How is it supposed to last the summer with these terrible characteristics? I had to switch to a pneumatic wheel, with a redesign of the sprocket mounting plate. Two plates now, one on each side of the wheel, are screwed onto the hub (yes, threading into plastic). The sprocket mounting bolts go through both plates to hold the plates in compression, minimizing the chance of the plastic threads pulling out.
There is a hole on the plate opposite of the sprocket for the valve stem. Thus, three of the sprocket bolts go through the entire assembly, the last one only goes through one plate.

The Motorpod

Heavily inspired by Razor Wind's wheel pod, it is a self contained unit for the rear wheel, motor, and power transmission.

Motor Selection

I used the EMP/Turnigy C6374 because not only is it appropriately sized, but it also has a bearing on both sides of the motor. This makes the can more resilient to shaking and vibration and other nasty real world conditions.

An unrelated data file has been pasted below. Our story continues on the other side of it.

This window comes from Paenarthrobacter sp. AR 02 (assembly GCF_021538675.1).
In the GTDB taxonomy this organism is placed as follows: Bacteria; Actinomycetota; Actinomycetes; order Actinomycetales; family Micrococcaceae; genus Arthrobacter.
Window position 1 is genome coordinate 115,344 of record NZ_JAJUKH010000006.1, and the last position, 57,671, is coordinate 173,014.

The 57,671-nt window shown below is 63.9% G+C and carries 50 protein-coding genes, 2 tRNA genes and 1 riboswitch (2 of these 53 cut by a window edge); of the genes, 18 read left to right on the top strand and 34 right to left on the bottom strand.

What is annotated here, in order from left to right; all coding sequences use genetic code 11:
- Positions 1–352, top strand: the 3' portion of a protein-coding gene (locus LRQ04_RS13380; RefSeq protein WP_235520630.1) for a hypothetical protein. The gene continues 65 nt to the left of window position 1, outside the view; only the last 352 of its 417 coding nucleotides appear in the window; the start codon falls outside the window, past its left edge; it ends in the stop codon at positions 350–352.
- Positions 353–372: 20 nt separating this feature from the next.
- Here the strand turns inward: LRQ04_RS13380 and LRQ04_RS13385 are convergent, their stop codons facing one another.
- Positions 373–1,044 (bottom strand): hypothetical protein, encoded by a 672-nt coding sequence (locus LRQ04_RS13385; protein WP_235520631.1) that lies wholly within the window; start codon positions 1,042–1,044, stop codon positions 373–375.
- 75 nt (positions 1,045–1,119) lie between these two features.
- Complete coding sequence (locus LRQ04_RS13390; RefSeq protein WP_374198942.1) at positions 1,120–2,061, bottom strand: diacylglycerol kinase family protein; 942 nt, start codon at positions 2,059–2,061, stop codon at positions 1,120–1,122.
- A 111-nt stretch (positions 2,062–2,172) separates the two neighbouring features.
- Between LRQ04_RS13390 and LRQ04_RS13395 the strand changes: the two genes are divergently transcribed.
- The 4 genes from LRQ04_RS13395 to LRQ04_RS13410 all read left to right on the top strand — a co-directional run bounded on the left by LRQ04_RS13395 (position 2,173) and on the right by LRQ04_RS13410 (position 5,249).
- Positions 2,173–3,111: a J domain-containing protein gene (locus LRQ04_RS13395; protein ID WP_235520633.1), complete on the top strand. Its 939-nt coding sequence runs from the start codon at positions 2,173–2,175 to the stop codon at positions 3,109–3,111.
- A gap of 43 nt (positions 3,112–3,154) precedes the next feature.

I use a cheap sensorless ebike controller from China. After reading Charles' Beyond Unboxing of the controllers, I thought they would do well after a bit of modification, and they do. The mods:
  • Reduced shunt resistance to 2 milliohms. This, in theory, boosts the controller's wattage from 250W to close to 1000W
  • Due to Charles' reports on the bus caps getting warm, an additional 4700uF of capacitance.
  • Swapping the power FETs with IRF3207s to more than halve the on resistance (Rdson)
This give the controller enough beef to accelerate uphill.

The rest of the scooter was designed to be made with the waterjet, manual mill, and lathe. After two weeks of machining, it looks like this. 

A scooter!


With a 3D printed fender
The stats:
  • 4.25 mile range
  • 28 mph theoretical top speed
  • 25 mph observed top speed
  • 2 hour 15 minute charge time from empty to full, limited by charger power
  • 26.1 Watt-hour/mile efficiency 
Lets see how long this thing lasts with a 3.5-4 mile long round trip commute every weekday this summer.